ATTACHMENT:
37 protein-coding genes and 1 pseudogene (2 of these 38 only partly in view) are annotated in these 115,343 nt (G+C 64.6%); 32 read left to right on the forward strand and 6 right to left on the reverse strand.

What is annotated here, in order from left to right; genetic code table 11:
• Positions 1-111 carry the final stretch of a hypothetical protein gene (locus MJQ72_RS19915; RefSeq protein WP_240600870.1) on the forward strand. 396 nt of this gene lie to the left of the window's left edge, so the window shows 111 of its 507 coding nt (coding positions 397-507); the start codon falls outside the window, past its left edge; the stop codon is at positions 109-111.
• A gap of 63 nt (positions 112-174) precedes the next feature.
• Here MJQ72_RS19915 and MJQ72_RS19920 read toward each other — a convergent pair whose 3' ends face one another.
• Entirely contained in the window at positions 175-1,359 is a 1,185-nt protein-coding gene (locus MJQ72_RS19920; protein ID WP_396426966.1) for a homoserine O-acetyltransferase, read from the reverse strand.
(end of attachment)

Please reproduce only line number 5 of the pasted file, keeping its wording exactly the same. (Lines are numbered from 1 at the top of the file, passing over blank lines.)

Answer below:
• Here MJQ72_RS19915 and MJQ72_RS19920 read toward each other — a convergent pair whose 3' ends face one another.